5 Strategies for Supporting Bottom-Up Social Media Use

Jane Hart writes an interesting post on top-down vs. bottom-up approaches to nurturing social media in organizations, making the excellent point that bottom up support of existing social media activities will work better than imposing social media use from the top down. What I've been observing in my work with clients, though, is a tendency to use top-down strategies to support bottom-up initiatives, especially in organizations where they're just delving... Read more →


Harold Jarche, like me, is reflecting on his recent attendance at conferences: I’ve been thinking about knowledge sharing, after attending a couple of conferences in a row and heading off to another. One thing missing in these discrete time-based events is that there is litle time for reflection. Most presenters hold back their knowledge in order to “deliver” it just before the big official presentation. This presentation is followed by... Read more →


Virtual Career Fair Lessons Learned: Implementation

In a previous post, I shared some lessons learned in planning for the virtual career fair we piloted in the spring with several Pennsylvania counties. Today I'm going to share some lessons we learned during implementation. Make presentations more interactive and visually interesting--While a few of our presenters had some experience in presenting online, most did not. We ran practice sessions ahead of the actual events, but these were primarily... Read more →


Joyce Valenza is a librarian rockstar who also happens to be the head librarian at my daughter's high school. A recent post she wrote for the School Library Journal on strategies for teaching and using social media showed up in my Twitter feed the other day. It turns out there are were some cool ideas in it that I think would translate well to workplace learning. A couple of that... Read more →


Looking at tools like Google Squared, Google Trends and Wolfram Alpha, it's becoming increasingly clear to me that one of the key challenges we have before us is learning how to ask questions. And not just any question, but the RIGHT questions. There's tremendous power in the possibilities of these tools, but if you don't know what to ask about or how to ask it, then what's the point? This... Read more →


Course Community Building with Ning

Building Community with Ning View SlideShare presentation or Upload your own. (tags: netork maricopatech) Alisa Cooper of South Mountain Community Colleges has produced a great narrated presentation on how she uses Ning to build community in her courses. She's also using podcasts, live streaming video and drop.io. And check out her Voicethread on using Ning, which she said she started using because she thought the usual online offerings were "a... Read more →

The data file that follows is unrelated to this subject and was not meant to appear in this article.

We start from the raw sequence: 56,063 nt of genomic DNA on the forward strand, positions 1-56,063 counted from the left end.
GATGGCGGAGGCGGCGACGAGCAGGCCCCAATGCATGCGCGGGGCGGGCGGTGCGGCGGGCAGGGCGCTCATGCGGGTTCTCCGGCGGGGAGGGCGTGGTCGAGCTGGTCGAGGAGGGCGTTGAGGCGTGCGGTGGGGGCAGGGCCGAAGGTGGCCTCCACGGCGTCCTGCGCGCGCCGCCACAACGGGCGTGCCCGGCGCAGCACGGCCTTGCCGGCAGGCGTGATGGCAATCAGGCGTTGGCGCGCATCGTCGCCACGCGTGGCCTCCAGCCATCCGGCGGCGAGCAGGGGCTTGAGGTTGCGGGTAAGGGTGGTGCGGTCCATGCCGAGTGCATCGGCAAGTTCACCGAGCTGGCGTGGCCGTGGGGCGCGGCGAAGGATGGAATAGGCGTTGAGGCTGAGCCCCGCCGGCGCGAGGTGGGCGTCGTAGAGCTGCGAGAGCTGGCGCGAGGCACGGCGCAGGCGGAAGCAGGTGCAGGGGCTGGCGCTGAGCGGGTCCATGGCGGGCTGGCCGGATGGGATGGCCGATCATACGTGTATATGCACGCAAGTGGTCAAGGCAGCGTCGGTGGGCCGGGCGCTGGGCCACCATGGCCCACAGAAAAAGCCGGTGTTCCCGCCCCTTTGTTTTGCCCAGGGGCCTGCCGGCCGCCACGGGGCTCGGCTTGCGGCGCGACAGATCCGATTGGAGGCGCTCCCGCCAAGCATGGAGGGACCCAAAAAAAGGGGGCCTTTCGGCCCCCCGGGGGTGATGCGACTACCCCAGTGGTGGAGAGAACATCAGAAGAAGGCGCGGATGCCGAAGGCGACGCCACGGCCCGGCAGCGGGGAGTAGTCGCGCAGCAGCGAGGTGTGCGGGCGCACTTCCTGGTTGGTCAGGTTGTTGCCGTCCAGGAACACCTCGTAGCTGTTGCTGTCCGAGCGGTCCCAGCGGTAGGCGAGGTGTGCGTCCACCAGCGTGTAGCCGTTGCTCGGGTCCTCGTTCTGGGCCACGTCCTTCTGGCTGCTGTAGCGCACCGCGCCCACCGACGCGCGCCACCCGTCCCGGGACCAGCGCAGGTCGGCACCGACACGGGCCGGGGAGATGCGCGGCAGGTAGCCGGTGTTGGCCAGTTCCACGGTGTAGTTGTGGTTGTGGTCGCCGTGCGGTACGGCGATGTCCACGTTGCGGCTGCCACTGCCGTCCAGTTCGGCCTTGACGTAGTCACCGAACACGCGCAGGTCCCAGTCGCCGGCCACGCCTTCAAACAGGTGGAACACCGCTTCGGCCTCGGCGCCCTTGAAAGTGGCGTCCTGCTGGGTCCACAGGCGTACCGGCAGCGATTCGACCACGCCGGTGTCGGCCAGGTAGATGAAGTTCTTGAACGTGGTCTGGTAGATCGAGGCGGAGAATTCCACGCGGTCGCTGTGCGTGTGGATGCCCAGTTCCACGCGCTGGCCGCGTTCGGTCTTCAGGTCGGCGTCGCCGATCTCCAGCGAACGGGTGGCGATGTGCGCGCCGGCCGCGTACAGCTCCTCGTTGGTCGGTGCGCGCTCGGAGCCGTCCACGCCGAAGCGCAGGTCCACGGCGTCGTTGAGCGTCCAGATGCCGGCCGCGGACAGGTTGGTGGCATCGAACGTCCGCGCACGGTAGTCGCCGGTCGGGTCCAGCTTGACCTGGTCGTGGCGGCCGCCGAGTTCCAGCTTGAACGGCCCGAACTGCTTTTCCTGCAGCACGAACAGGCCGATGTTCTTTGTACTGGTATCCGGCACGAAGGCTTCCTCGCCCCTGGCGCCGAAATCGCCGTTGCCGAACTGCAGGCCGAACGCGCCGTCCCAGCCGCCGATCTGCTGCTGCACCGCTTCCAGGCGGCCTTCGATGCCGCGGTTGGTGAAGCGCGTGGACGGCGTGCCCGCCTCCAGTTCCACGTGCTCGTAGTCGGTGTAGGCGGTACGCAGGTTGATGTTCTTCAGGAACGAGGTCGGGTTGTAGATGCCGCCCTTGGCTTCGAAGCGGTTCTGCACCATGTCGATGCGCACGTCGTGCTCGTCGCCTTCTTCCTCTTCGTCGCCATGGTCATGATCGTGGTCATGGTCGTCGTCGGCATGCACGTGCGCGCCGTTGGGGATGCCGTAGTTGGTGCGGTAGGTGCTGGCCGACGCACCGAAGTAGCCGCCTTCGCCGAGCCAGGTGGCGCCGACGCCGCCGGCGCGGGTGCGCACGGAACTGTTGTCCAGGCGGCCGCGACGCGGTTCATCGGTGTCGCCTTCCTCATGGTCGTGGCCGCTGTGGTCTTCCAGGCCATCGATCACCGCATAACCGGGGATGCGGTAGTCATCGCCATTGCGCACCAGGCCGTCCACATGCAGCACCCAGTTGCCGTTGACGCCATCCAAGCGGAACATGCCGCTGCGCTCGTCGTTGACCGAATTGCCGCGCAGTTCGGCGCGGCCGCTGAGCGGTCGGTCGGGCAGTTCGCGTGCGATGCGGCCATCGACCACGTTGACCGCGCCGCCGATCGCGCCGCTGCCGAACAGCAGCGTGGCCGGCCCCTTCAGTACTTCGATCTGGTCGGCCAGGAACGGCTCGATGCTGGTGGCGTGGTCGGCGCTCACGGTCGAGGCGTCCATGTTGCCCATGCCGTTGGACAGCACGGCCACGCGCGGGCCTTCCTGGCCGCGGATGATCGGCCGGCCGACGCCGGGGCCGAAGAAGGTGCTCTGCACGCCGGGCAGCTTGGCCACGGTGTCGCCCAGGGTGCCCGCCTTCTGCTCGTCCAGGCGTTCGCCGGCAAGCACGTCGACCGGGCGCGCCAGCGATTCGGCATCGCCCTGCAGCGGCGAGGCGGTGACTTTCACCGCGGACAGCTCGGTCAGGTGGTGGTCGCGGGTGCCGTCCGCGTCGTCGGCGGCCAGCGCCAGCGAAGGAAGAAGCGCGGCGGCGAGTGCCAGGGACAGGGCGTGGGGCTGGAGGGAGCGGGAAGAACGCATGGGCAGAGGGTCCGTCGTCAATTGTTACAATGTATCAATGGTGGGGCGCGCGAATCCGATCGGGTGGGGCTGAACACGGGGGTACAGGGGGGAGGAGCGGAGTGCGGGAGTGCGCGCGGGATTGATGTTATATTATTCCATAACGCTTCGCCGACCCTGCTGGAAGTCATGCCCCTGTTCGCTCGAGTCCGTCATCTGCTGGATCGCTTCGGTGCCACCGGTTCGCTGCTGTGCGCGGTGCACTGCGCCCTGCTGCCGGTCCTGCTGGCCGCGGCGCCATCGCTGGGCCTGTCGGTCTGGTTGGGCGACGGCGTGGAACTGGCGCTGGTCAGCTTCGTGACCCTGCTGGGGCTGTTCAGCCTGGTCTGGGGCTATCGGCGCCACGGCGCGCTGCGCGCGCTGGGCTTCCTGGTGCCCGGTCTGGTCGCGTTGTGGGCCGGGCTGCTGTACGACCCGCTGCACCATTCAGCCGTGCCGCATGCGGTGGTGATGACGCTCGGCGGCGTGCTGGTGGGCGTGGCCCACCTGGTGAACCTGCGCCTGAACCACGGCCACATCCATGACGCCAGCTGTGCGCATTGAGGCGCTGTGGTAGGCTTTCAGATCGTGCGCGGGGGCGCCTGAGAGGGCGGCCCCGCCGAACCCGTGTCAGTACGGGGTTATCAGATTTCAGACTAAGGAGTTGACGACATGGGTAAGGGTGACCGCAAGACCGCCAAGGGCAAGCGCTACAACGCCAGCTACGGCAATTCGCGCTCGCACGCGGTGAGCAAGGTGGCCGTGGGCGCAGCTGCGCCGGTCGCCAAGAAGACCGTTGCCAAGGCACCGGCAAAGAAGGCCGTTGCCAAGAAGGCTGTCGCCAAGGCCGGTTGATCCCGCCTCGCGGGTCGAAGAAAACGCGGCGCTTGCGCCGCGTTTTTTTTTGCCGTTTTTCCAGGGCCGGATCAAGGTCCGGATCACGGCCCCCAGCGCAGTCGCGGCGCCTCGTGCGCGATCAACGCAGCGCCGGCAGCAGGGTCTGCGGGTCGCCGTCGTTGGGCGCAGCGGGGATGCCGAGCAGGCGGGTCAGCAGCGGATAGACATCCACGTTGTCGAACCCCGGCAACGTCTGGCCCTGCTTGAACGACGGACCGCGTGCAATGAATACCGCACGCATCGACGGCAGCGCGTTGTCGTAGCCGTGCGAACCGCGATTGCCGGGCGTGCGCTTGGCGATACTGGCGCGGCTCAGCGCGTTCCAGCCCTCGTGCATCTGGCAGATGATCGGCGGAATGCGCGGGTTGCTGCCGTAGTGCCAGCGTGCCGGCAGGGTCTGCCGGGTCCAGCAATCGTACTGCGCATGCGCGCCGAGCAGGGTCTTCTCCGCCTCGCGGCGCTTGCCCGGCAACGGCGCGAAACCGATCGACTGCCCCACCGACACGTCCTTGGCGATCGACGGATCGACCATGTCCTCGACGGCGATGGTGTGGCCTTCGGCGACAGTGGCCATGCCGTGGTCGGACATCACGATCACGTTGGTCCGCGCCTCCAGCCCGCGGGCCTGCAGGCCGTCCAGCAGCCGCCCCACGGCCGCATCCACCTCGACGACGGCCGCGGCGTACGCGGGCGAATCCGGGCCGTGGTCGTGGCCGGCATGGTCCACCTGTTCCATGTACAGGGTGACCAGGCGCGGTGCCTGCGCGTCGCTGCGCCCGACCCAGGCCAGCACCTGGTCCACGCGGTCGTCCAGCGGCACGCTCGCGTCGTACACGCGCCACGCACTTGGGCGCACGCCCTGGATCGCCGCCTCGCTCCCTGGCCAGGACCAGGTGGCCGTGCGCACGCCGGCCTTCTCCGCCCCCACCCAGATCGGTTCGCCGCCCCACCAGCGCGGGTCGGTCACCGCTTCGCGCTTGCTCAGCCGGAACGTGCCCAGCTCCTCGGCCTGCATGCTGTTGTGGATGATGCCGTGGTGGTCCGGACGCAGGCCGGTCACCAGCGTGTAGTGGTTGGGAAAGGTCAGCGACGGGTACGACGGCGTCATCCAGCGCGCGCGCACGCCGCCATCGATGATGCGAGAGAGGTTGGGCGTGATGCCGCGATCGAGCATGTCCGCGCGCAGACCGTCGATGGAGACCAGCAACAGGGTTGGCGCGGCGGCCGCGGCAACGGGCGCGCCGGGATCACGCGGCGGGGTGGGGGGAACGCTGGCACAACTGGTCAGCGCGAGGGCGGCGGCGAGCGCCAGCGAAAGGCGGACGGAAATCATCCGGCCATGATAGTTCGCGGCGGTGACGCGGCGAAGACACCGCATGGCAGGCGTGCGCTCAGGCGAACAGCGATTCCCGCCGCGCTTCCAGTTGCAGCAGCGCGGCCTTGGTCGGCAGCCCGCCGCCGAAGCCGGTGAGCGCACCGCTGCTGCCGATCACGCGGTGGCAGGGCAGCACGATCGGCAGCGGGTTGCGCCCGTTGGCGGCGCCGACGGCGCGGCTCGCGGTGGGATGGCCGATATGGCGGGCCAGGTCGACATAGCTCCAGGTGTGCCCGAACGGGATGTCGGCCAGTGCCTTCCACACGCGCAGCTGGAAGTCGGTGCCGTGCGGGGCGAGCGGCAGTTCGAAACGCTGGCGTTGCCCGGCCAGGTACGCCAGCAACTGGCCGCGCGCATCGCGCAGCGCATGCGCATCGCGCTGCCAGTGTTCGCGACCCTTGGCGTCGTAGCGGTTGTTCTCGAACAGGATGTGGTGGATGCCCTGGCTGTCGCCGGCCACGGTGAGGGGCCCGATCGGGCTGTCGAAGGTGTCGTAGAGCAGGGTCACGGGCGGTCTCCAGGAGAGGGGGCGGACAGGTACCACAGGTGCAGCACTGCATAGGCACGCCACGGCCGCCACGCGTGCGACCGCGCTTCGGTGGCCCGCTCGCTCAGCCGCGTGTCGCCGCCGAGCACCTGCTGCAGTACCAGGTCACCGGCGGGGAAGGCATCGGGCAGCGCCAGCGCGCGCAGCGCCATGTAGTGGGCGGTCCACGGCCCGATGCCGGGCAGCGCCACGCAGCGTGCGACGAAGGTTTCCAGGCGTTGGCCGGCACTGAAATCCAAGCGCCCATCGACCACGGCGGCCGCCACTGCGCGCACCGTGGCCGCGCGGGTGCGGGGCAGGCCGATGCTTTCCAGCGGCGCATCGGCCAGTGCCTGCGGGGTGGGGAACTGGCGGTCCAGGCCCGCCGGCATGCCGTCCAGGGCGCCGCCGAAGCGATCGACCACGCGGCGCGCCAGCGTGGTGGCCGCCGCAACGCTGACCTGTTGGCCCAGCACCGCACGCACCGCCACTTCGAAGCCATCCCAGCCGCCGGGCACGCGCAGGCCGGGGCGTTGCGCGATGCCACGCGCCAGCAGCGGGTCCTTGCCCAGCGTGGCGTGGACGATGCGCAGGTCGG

Deconstructing the Work Literacy Learning Event

The Work Literacy online learning event is over and Harold Jarche has posted some of what he learned from our facilitation of the course. Time for me to share some of my thoughts. . Using Ning for the Course Our first big decision was what platform to use. We ended up going with Ning because it integrated several different tools (blogs, forums, video and photo-sharing, social networking profiles, groups) at... Read more →


How Do You Create a Culture of Sharing?

Yesterday I shared a couple of videos on real-life, online communities of practice. In comments, LaDonna Coy asks an excellent question: I really appreciate this post. I've been looking for some good examples of communities of practice and here's two that are spot on. Thank you. I'm particularly taken by the sharing culture concept that Dave talks about and Rio Tinto does in practice. In my line of work we'd... Read more →


Some Video Advice from Two Companies On Using Online Communities of Practice

A couple of short videos on communities of practice. The first is from Dave Vance, former president of Caterpillar University, who shares some of Caterpillar's experiences in facilitating online communities of practice. His advice? You need to have a sharing culture to build from--communities of practice don't work in organizations that have a culture of hoarding information. It isn't about capturing the knowledge, although that can be a good side... Read more →


Implementing Social Media: A Tale of Two Case Studies

A couple of interesting posts from Nathan Wallace on his organization's experiences in implementing a wiki and then a year later, a customized microblogging platform called Jitter. You need to read both, but here are some key points: The organizational wiki seems to have been adopted more quickly and used more extensively than the Jitter solution. This is in part, Nathan says, because the wiki was responding to a need,... Read more →